Yesterday I was woken at 6:30am by the sound of distant sirens. There were a few of them, so it wasn’t as easy to distinguish the normally very distinctive rise and fall of the siren’s wail.
“Is that…?” I said, sitting up.
“No,” said my husband. “It can’t be.”
But then, a few moments later, we heard a boom, then another.
We both reached for our phones, and as I touched the screen dozens of red alerts from all over the south and central part of Israel began jumping up, one after the other — Sderot, Hod Hasharon, Ashkelon, Petah Tikva, Ashdod, and places I’d never even heard of.
We went straight for the news pages of the Israeli press, but there was nothing there. It was Saturday, on the morning of the second holiday of Sukkot, the journalists were just not working yet.
“Are we at war?” I asked.
The explosions continued, and eventually – when a particularly big one went off – we got up. And nothing has been the same since.
We are at war. A war that, shockingly, we were completely unprepared for, though the country has been training for it for years.
At first, we thought it was just rocket fire – something Israel is used to – though there were more direct hits than usual. But gradually the news began to filter out about Hamas gunmen infiltrating 20 or so villages in the south, as well as a party in the desert. And that’s when the awful reality began to hit.
We spent the day glued to our phones and the television. Everyone in shock. Sharing whatever knowledge we could glean. Neighbors checking in on neighbors, friends checking friends. Our three boys all came home.
And the news got worse and worse.
I checked with all the staff at ISRAEL21c. Abby and Naama were safe, near Jerusalem; but in the south, Yulia was running for shelter constantly, under a barrage of missiles. Her shelter – the stairway of her building.
Ben, who handles our content management system and lives abroad, had just arrived on Friday for a rare visit home, and was under unexpected attack in Tel Aviv, giving him unwelcome flashbacks to the Gulf War and the years he spent living near Gaza.
Natalie, on the coast, was about to go donate blood, though she and countless others would be turned away because the response overwhelmed the country’s blood services network.
It’s funny, but my first instinct when I realized we were at war, was to cook. I made chili – something warm and strong for the soul, and chicken schnitzels – because there is nothing as tasty as fresh schnitzel. My husband joined me, and we made a whole batch of food.
What do you pack for going to war?
I’m glad we did. In the afternoon, our middle son was called up. He brought a rucksack down and started packing. What do you pack when you are going to war? My heart began to contract and squeeze painfully.
Too soon, far too soon, my husband was driving him south towards Gaza. One more boy, in a stream of thousands, going to fight. And all the fears of mothers and fathers, sisters and brothers, friends and relations, going with them.
I took the dog out for a walk. What else can you do but go on? When I got back, I heard that the daughter of a near neighbor, the sister of my youngest son’s best friend, had been killed in an attack on an army base in the south.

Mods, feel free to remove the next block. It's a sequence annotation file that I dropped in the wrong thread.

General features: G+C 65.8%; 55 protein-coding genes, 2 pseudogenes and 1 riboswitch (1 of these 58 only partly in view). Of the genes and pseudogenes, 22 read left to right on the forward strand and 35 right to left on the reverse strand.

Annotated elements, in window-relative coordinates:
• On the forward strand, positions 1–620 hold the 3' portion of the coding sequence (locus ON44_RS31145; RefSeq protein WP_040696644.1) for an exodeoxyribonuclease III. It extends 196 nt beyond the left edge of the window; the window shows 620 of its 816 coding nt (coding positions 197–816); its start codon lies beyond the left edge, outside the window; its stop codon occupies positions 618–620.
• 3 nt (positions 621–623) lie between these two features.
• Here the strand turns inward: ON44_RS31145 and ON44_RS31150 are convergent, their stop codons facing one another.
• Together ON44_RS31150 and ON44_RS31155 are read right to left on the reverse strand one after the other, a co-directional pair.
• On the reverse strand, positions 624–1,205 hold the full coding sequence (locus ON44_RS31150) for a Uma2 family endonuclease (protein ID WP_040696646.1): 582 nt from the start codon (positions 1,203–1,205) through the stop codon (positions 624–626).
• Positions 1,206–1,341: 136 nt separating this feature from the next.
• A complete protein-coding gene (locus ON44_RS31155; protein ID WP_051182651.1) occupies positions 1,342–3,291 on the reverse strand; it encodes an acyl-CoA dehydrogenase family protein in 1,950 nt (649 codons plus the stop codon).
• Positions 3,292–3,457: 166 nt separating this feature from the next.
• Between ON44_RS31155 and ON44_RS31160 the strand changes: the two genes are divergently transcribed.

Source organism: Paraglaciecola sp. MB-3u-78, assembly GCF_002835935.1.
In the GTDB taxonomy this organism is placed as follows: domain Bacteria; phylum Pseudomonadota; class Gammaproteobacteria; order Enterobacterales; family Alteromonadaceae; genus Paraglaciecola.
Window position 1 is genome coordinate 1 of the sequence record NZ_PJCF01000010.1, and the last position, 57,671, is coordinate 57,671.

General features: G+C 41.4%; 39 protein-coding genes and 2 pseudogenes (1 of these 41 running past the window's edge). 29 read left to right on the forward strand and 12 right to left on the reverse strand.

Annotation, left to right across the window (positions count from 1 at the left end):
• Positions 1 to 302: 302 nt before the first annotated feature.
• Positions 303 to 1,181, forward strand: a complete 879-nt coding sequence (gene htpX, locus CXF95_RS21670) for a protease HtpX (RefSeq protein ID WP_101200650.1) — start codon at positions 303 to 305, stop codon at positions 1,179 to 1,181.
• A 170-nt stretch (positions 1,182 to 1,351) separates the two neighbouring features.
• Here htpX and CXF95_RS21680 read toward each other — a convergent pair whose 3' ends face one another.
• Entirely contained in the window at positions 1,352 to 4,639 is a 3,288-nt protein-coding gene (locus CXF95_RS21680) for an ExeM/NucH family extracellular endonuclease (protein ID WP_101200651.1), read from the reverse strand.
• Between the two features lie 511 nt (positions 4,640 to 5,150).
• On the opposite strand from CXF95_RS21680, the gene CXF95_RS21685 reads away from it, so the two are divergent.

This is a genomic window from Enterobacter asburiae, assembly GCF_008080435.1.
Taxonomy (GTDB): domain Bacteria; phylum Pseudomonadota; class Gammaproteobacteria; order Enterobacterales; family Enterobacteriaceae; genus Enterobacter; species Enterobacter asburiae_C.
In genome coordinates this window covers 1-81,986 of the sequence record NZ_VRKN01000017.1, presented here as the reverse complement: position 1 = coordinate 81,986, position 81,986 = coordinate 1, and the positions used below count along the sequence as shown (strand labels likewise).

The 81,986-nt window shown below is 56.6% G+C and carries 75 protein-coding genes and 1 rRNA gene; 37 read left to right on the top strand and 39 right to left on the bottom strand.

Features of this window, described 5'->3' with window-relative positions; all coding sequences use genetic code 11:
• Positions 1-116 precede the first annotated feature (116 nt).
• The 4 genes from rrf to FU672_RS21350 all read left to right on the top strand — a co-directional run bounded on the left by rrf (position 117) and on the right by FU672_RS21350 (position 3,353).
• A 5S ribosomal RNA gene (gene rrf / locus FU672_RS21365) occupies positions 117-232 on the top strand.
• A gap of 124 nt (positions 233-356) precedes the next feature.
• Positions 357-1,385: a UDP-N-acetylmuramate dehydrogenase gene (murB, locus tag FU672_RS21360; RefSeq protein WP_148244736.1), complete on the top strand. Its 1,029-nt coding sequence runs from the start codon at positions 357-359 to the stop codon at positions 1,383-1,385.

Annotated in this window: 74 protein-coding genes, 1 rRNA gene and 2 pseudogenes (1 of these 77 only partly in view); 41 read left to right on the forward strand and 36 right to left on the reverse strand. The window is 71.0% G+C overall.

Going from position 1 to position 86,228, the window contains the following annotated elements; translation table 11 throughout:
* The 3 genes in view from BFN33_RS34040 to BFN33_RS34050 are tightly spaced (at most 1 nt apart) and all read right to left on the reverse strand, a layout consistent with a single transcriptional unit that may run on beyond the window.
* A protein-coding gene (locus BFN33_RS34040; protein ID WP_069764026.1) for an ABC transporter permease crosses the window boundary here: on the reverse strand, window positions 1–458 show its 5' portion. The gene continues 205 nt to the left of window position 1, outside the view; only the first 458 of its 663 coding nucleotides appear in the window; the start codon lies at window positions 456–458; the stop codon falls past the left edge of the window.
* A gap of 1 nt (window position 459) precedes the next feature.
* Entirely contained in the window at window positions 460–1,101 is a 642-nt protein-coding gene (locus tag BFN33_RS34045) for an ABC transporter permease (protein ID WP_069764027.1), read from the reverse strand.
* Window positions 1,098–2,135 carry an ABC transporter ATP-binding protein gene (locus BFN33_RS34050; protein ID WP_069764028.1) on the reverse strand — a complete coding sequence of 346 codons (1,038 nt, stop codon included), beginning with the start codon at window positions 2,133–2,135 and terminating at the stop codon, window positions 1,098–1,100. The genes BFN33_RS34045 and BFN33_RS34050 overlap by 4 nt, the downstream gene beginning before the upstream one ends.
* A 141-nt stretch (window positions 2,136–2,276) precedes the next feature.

And when we went round to comfort the family, we heard another child in our small village had been kidnapped by Hamas.
A dark day
Yesterday was a dark, dark day in Israel. A day like no other. The attack by Hamas took Israel completely by surprise, and many questions are already being asked about how this could happen.
There are currently over 1,800 Israelis reported injured, many critically, and the number of dead stands at 300. But everyone knows these numbers will rise.
How will this impact our coverage at ISRAEL21c? I honestly don’t know. We have never experienced an attack like this before. It’s Israel’s 9/11. And the resulting war could go on for a long time.
But one thing I do know is that Israelis are resilient. In a crisis, they pull together and protect one another.
This morning I went early to the supermarket to buy some essentials. It was a mess in there, huge lines and empty shelves. I imagine this is what it looks like in the US before a hurricane comes in.
Ahead of me, in the very long line, was an older man and woman with a trolley piled high with food. As I drove out of the village shortly afterwards, I saw they had stopped by the side of the road and were giving their bags to the soldiers stationed at the entrance to protect the community. This is Israel in a crisis.
The divisions of the last year over the judicial overhaul have caused a fundamental rift in Israeli society, and it is more than likely that it was this that gave Hamas the opportunity to strike, but already Israelis are closing ranks. Already they are beginning to stand shoulder to shoulder.
So we will continue with all our strength to bring you stories of the people of Israel, to tell you about the remarkable people trying to make life better, even in these most difficult of times.
Israel is a country that bursts with creativity and innovation, it’s a joyous place where people celebrate life. But there’s a flipside that defines us just as much and intensifies the good times – and that is the battle to survive in a hostile location, where neighbors are sworn enemies. This is where we are now.
This afternoon I go to the funeral of a 19-year-old. I hope, with all my heart, that this is the last.